Pep Guardiola came to Bayern and with him he brought many things. The 4-1-4-1, averaging 99.5% possession, and of course, a differing transfer policy.
Let’s dive into the very first summer of Pep’s shopping.
- Mario Götze from Borussia Dortmund for €37m
- Thiago Álcantara from FC Barcelona for €25m
- Jan Kirchhoff from FSV Mainz for free
- Luiz Gustavo to VfL Wolfsburg for €16m
- Mario Gómez to Fiorentina for €15.5m
- Emre Can to Bayer Leverkusen for €5m
- Nils Petersen to Werder Bremen for €3m
- Jan Kirchhoff on a six month loan to FC Schalke (winter transfer)
- Maximilan Riedmüller to Holstein Kiel for free
- Anatoliy Tymoshchuk to Zenit St. Petersburg for free
- Julian Green and Alessandro Schöpf given professional contracts.
- Julian Green makes his first team debut.
Leiterkletterer: Julian Green
The batches of youth from 2013 to 2016 failed to produce any good talents, with Julian Green being the only somewhat impressive player. Green was given a handful of chances by Pep in the 2013/14 season before being loaned out to Hamburger SV, failing to break into the first team even there, eventually being demoted to Bayern II and being sold to VfB Stuttgart who were in the second division at the time. Green would play a part in Stuttgart’s bid to promotion but would stay in the second division with a loan move to Greuther Fürth that later became permanent, where he still is today.
Überschuss: Mario Gómez
As Mario Mandžukić took over the starting striker spot, Claudio Pizarro and Mario Gómez were left to the bench, fighting for essentially a bench position. Gómez decided to cut his losses and expressed his desire to leave, and Bayern obliged when Fiorentina came knocking. It was a win-win for both sides, with Gómez painting the streets of Europe for Fiorentina, Beşiktaş JK, VfL Wolfsburg and Stuttgart in a career that spanned seven more years.
Sehr Vermisst: Emre Can
Emre Can could have made it at Bayern Munich.
Maybe not then. Maybe not in two years from then. Maybe not even four years from then. But post-2017 after the retirement of Philipp Lahm and Xabi Alonso? Come on. Even now, we see the effects of the lack of a true defensive midfielder presence, somebody who can deputise as a centre back too. I know we had Javi Martínez, but we got lucky with his fitness not being spotty for a couple years, and then he faded into the background. Can could have been the solution to our enforcer DM problem.
Reue des Käufers: Mario Götze
After a set of seasons where he was — and I say this not-lightly — one of the best players in the world and about to embark on a journey with Germany that culminated with him scoring the winning goal of the 2014 World Cup, Mario Götze joined Bayern Munich for a mammoth sum. It is important to remember that Götze joined Bayern aged 21, because the kind of maturity and talent he showed was much beyond his years. He was essentially a completed player and one of the best in the world before he even turned 23. He was destined to be among the Neymars of the generation. However, after joining Bayern his form dipped. He struggled to get consistent minutes in his debut season, often falling in the pecking order behind Bastian Schweinsteiger and Toni Kroos. He made those minutes back in the 2014/15 season after the World Cup, but was not even close to as impressive as he was prior, with Pep often sticking him on the left wing in Franck Ribéry’s absence to no real effect all the way until 2016 when Götze decided enough was enough, cut his losses and left to return to Borussia Dortmund for a lowered transfer fee.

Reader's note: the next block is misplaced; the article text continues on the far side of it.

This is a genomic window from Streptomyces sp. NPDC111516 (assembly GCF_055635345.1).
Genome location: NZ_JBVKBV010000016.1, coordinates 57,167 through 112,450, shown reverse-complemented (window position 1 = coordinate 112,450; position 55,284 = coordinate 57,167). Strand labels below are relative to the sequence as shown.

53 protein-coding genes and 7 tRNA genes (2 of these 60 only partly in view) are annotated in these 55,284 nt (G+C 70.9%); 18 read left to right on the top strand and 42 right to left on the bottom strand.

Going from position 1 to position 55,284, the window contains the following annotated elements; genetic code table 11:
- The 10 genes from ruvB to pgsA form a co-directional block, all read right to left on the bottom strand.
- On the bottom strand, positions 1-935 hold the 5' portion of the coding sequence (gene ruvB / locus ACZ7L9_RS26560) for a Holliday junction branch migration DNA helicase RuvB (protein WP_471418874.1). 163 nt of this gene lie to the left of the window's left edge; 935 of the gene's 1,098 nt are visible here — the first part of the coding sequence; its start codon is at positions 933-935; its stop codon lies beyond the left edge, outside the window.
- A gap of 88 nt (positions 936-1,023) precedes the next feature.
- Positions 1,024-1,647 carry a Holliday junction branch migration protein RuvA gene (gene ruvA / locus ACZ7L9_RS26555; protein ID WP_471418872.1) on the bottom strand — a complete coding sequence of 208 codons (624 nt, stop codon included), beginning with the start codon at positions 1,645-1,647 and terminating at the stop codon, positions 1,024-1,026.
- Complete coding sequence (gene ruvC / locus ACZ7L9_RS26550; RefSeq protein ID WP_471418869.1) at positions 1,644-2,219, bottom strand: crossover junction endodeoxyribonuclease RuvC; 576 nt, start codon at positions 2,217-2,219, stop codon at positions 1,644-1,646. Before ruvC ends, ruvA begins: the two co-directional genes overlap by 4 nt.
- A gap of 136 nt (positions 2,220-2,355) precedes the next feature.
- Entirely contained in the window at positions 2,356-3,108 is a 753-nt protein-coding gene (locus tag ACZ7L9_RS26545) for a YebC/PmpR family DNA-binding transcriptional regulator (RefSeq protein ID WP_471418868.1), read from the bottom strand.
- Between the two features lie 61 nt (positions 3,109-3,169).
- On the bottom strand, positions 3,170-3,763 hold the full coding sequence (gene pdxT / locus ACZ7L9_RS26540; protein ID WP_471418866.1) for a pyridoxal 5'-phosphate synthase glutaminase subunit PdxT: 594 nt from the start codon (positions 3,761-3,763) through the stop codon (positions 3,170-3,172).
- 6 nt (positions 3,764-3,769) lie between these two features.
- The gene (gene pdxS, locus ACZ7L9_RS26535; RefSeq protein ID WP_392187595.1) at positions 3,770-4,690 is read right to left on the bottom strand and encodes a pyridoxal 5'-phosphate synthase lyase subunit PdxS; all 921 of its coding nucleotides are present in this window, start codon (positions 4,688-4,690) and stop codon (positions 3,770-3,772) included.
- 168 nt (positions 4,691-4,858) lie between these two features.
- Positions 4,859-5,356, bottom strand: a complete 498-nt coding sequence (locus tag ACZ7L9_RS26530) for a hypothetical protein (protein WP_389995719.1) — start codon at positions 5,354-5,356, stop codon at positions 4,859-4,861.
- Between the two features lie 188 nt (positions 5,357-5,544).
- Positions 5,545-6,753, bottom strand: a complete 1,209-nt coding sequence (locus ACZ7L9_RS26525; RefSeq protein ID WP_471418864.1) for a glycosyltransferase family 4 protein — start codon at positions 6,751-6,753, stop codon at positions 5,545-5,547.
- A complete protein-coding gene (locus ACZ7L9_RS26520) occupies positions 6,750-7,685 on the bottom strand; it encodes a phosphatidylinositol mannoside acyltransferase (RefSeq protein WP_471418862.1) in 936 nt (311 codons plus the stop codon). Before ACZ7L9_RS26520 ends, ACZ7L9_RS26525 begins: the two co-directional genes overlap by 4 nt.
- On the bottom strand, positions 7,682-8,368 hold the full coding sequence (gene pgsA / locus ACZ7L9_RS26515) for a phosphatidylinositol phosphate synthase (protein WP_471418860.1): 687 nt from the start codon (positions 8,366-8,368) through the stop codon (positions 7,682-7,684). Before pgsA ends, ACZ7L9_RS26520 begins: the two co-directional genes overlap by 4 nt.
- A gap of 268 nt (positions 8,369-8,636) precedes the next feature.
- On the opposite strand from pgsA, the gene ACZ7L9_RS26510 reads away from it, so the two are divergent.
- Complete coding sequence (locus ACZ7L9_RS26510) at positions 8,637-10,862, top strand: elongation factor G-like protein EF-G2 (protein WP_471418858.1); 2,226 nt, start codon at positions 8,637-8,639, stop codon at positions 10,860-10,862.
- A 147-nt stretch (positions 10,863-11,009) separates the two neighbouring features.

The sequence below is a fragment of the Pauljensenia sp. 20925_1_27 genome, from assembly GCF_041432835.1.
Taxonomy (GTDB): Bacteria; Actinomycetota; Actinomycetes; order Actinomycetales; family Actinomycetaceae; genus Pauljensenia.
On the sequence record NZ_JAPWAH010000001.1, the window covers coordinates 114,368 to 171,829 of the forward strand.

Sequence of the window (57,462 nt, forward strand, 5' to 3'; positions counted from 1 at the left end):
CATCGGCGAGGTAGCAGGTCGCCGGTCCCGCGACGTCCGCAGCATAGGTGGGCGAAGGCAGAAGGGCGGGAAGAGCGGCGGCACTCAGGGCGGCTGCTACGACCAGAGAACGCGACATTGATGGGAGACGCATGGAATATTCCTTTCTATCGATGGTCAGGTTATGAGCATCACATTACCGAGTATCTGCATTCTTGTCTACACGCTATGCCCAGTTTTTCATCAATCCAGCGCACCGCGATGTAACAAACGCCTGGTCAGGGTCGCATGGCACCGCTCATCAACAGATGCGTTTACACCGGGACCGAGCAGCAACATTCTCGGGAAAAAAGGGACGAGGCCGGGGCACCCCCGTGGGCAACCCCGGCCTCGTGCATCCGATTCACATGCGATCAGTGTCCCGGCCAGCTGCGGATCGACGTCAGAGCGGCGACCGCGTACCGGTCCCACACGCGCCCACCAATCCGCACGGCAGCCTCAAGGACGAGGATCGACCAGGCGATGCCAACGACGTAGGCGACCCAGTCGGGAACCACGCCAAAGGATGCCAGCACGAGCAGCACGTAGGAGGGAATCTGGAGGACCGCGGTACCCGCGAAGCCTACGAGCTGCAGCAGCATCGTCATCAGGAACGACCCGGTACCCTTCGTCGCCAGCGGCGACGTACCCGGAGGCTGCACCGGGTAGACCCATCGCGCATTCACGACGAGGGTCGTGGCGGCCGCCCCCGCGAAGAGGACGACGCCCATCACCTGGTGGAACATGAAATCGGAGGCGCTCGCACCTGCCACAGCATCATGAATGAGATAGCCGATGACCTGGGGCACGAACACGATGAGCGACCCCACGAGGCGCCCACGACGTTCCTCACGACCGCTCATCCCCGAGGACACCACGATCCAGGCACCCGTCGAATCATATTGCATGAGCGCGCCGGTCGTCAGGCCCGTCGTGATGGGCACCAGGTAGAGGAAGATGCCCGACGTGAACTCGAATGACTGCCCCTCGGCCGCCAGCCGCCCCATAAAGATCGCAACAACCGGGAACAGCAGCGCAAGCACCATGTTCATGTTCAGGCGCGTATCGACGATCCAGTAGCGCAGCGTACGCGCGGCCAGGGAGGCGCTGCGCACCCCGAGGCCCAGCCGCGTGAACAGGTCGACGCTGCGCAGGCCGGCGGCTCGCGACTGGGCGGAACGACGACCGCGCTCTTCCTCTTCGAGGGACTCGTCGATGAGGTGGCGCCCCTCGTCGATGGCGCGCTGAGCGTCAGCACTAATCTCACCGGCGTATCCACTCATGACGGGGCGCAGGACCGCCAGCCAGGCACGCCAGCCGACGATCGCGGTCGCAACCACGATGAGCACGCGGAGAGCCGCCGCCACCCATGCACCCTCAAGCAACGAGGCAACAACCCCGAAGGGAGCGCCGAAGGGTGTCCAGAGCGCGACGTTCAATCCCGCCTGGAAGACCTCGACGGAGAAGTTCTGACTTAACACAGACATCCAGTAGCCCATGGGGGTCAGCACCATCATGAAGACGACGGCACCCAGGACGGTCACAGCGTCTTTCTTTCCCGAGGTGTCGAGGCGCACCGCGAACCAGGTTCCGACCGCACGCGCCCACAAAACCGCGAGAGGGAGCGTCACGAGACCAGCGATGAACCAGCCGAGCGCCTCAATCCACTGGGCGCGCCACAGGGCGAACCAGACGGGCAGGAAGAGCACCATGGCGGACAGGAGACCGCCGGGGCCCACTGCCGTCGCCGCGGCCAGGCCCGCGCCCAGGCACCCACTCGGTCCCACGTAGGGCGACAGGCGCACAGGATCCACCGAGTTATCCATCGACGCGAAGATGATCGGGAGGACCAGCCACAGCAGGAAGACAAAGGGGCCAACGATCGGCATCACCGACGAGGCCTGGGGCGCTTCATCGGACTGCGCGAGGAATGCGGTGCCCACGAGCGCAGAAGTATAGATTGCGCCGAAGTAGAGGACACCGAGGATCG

Götze’s struggles with health — both mental and physical — have been well-documented and it is what scares me more than anything else. To see Pedri, Jamal Musiala, Jude Bellingham and Erling Haaland all accelerating to world class status at such young ages gives me flashes to when Götze, André Schürrle and Neymar Jr. were just getting their starts. How many of them will fall below expectations?
Neue Legende: Thiago Álcantara
I think Thiago Álcantara is one of the most underrated players of this decade.
Sure, he missed a large part of the years through injury and fitness, but when he was on, he was ON. I think on a per 90 basis he was the best player Bayern had through 2016 to 2019. Whether it was playing in the central attacking role of Carlo Ancelotti’s 4-1-4-1, the primary creative presence in Niko Kovač’s 4-3-3 or as the base of all of Bayern’s play as a hybrid DM/centre back in Hansi Flick’s 4-2-3-1, the one constant was Thiago playing brilliantly. The fact that we let him go for anything less than €40m haunts me to this day, and that’s after factoring in the fact that he was nearing thirty and had just the one year on his contract. €22m was a bargain for Liverpool.
Thiago arrived in Munich as Pep’s golden child, a player touted as another La Masia product with potential who would fail due to his inability to keep fit. Seven Bundesligas, four DfB Pokals a Champions League and seven thousand silky smooth touches later, Thiago left Munich as a legend.
What do you think of our picks? Do you disagree with any of them? Let us know in the forum below.